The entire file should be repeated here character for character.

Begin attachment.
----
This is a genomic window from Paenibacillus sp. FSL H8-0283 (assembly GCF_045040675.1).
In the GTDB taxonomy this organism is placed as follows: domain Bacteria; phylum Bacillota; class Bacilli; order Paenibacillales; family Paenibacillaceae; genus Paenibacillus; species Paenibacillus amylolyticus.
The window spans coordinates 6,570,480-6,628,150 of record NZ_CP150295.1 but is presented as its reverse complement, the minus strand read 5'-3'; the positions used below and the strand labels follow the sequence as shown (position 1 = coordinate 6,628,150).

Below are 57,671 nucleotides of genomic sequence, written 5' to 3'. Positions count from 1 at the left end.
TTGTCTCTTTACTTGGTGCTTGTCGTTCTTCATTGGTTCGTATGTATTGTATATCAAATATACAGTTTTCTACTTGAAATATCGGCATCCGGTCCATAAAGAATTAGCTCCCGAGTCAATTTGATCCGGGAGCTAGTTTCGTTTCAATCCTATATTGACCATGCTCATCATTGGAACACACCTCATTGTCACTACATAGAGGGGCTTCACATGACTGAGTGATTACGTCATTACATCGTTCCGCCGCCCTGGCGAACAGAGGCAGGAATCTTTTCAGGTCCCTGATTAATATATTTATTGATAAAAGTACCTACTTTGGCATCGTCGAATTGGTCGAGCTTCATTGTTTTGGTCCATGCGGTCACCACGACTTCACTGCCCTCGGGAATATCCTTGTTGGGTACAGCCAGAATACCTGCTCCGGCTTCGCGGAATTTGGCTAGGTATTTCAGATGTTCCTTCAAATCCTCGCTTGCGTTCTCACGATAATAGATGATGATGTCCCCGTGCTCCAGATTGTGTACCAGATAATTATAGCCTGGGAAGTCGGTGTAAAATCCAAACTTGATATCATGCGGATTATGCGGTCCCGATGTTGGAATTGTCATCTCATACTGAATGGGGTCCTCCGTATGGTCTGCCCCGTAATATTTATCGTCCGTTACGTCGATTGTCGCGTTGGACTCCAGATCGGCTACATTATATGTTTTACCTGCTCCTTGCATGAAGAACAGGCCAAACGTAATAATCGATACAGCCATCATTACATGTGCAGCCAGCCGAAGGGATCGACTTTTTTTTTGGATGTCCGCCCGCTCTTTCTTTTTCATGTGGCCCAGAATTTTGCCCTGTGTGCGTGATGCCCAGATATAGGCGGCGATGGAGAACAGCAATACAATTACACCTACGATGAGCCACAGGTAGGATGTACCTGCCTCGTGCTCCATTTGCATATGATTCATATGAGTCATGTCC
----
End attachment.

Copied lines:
This is a genomic window from Paenibacillus sp. FSL H8-0283 (assembly GCF_045040675.1).
In the GTDB taxonomy this organism is placed as follows: domain Bacteria; phylum Bacillota; class Bacilli; order Paenibacillales; family Paenibacillaceae; genus Paenibacillus; species Paenibacillus amylolyticus.
The window spans coordinates 6,570,480-6,628,150 of record NZ_CP150295.1 but is presented as its reverse complement, the minus strand read 5'-3'; the positions used below and the strand labels follow the sequence as shown (position 1 = coordinate 6,628,150).

Below are 57,671 nucleotides of genomic sequence, written 5' to 3'. Positions count from 1 at the left end.
TTGTCTCTTTACTTGGTGCTTGTCGTTCTTCATTGGTTCGTATGTATTGTATATCAAATATACAGTTTTCTACTTGAAATATCGGCATCCGGTCCATAAAGAATTAGCTCCCGAGTCAATTTGATCCGGGAGCTAGTTTCGTTTCAATCCTATATTGACCATGCTCATCATTGGAACACACCTCATTGTCACTACATAGAGGGGCTTCACATGACTGAGTGATTACGTCATTACATCGTTCCGCCGCCCTGGCGAACAGAGGCAGGAATCTTTTCAGGTCCCTGATTAATATATTTATTGATAAAAGTACCTACTTTGGCATCGTCGAATTGGTCGAGCTTCATTGTTTTGGTCCATGCGGTCACCACGACTTCACTGCCCTCGGGAATATCCTTGTTGGGTACAGCCAGAATACCTGCTCCGGCTTCGCGGAATTTGGCTAGGTATTTCAGATGTTCCTTCAAATCCTCGCTTGCGTTCTCACGATAATAGATGATGATGTCCCCGTGCTCCAGATTGTGTACCAGATAATTATAGCCTGGGAAGTCGGTGTAAAATCCAAACTTGATATCATGCGGATTATGCGGTCCCGATGTTGGAATTGTCATCTCATACTGAATGGGGTCCTCCGTATGGTCTGCCCCGTAATATTTATCGTCCGTTACGTCGATTGTCGCGTTGGACTCCAGATCGGCTACATTATATGTTTTACCTGCTCCTTGCATGAAGAACAGGCCAAACGTAATAATCGATACAGCCATCATTACATGTGCAGCCAGCCGAAGGGATCGACTTTTTTTTTGGATGTCCGCCCGCTCTTTCTTTTTCATGTGGCCCAGAATTTTGCCCTGTGTGCGTGATGCCCAGATATAGGCGGCGATGGAGAACAGCAATACAATTACACCTACGATGAGCCACAGGTAGGATGTACCTGCCTCGTGCTCCATTTGCATATGATTCATATGAGTCATGTCC